Golf Gear Questions - You Were Afraid To Ask: Should I go spikeless?
By Ryan Noll
Originally posted on Golf.com
Golf shoe manufacturers have done an incredible job in the last couple of decades, pivoting from uncomfortable leather shoes with painful metal spikes, to more athletic-inspired options with alternative spikes made from synthetic materials.
Hooray for that. Many of us can remember wearing metal-laden spikes and they were flat-out awful compared to what we wear today. And for what it’s worth, I strongly believe that alternative spikes — albeit not new — never garnered the recognition they should have in terms of the lasting effects they’ve had on making the game more enjoyable for more people. They’ve been a game-changer in every respect for millions of golfers.
Within the last few years, we’ve seen yet another shift in sole technology to golf shoes with integrated traction patterns built into the sole, eschewing the need for having removable spikes altogether. Question is, though, are today’s alternative spikes and integrated sole designs any better than what you might get from a rugged running shoe?
The easy answer is obviously yes. Golf shoes, whether spiked or with spikeless sole designs, are better for golf than running shoes or even cross trainers.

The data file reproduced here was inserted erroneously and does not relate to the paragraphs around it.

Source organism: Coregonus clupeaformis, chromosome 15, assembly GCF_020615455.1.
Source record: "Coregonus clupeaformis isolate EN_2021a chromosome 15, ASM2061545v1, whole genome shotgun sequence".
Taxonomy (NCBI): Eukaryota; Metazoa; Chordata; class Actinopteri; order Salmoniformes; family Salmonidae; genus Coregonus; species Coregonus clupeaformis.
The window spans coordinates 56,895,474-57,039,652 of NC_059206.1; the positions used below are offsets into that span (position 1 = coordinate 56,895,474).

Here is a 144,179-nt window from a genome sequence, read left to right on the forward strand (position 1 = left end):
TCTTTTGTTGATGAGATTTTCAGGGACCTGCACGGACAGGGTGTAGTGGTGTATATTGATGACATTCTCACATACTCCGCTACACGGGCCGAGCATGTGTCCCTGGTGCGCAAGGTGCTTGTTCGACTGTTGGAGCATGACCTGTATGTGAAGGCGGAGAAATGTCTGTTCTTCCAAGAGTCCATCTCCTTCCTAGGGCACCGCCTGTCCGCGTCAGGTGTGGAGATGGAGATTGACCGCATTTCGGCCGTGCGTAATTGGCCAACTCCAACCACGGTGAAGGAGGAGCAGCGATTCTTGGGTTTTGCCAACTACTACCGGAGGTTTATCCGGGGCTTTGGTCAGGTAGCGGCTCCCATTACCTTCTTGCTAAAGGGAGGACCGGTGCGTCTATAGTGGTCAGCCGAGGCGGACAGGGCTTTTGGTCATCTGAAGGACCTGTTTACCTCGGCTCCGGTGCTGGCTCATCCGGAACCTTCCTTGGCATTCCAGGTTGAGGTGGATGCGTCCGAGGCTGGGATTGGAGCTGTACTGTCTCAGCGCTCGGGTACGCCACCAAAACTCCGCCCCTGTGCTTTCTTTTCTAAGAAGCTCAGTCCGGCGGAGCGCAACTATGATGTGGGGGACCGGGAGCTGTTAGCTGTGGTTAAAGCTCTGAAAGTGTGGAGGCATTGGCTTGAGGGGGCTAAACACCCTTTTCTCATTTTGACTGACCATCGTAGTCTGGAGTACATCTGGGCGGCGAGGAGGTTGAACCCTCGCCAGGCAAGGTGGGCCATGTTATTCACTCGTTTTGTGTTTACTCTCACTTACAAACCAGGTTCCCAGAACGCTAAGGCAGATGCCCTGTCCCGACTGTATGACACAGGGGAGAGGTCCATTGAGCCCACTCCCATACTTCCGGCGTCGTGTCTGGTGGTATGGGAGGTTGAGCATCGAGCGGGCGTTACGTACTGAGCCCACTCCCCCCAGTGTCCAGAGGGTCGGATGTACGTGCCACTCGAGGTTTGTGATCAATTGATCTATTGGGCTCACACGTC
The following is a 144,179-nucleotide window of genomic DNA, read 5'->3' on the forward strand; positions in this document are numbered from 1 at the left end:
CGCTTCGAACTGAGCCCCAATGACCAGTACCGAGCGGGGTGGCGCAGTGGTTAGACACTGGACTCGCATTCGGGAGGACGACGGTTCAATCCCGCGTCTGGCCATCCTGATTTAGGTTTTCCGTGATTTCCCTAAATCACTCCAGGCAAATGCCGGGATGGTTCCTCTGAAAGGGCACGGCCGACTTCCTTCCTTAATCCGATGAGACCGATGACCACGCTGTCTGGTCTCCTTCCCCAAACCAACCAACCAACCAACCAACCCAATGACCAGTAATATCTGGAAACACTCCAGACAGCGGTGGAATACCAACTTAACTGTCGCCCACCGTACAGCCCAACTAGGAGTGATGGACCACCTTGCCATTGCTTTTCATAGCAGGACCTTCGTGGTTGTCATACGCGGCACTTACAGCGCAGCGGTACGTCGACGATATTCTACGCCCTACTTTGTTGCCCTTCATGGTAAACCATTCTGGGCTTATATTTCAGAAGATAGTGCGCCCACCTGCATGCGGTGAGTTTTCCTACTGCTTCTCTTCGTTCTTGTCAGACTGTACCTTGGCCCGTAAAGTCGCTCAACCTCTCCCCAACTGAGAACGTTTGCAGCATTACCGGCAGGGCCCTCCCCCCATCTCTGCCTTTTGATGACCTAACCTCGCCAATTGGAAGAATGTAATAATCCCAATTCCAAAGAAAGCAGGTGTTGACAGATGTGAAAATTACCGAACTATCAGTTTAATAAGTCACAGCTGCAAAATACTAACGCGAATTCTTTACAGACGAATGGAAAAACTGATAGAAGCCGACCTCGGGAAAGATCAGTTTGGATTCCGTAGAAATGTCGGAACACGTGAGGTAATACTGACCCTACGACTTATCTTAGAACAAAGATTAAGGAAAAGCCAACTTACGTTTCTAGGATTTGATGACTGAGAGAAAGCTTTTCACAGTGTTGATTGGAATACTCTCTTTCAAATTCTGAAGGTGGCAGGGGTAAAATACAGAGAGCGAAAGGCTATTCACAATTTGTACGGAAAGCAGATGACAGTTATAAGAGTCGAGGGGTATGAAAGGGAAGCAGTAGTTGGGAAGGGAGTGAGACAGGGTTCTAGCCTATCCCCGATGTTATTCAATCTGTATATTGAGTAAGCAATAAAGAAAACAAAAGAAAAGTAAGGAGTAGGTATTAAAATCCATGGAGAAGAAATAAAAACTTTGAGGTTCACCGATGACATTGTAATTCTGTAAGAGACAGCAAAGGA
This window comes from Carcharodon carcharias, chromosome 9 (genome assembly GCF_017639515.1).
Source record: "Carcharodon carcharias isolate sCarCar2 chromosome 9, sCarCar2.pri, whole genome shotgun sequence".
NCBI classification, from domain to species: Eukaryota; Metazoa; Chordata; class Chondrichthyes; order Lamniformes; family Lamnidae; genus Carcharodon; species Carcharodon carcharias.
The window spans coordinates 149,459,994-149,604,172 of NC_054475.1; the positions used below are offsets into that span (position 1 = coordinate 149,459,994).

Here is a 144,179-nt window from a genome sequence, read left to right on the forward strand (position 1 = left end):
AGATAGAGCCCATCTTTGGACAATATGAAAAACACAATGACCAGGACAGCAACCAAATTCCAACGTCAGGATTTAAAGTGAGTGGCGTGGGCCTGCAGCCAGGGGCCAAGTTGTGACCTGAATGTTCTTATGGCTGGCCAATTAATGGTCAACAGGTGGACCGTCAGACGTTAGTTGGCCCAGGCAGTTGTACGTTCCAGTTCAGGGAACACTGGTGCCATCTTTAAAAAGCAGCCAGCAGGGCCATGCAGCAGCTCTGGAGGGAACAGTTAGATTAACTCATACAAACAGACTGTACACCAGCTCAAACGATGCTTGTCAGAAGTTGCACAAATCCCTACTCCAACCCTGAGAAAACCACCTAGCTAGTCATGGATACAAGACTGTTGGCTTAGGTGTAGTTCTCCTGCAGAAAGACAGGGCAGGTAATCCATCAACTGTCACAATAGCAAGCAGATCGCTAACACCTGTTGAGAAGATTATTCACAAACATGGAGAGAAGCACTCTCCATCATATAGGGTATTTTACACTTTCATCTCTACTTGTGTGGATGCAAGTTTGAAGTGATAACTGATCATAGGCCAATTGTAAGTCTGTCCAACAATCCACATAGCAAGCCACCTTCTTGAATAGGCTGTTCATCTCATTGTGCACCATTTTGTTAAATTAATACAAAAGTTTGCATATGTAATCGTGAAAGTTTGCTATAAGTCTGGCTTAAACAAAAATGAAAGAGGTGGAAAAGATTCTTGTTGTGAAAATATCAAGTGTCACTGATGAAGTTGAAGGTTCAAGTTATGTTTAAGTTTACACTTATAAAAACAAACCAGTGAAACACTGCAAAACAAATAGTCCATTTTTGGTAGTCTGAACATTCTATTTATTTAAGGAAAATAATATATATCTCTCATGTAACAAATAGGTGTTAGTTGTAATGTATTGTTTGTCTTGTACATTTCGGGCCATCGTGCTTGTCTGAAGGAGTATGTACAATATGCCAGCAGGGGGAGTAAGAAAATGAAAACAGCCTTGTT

The simple reason is this: Golf shoe soles are designed specifically with the golf swing in mind, which means they’re structured to limit lateral movement and come with features to keep the medial foot region supported and steady as you swing (an area that’s usually more flexible in an athletic shoe).
They also are designed to cradle the foot differently than a running shoe with less toe drop, meaning the heel in a golf shoe doesn’t rest as high as it does in an athletic shoe to help you better sense the ground beneath your feet. Lastly, golf shoes tend to have larger and wider footprints than do running shoes, meaning they are made for helping you balance better with added traction while standing and swinging from side to side, not for when you’re running forward.
That said, this isn’t to say running/athletic shoes don’t have something to offer to golfers. Much of the same technology found in running shoes is borrowed and used in many of today’s top golf shoes. Things like added cushioning for better shock absorption and synthetic mesh materials for improved breathability can be found in dozens of styles.
Asics, for example, a company that’s perhaps best known for making running shoes favored by cross country and marathon runners, recently partnered with Srixon to develop a collection of golf shoes that marry performance and comfort in a variety of models. They look and feel as comfortable as an athletic/running shoe but are made to perform from tee to green with the aforementioned stability and traction required for maximum power delivery into the ball.
For more articles like this, visit Golf.com.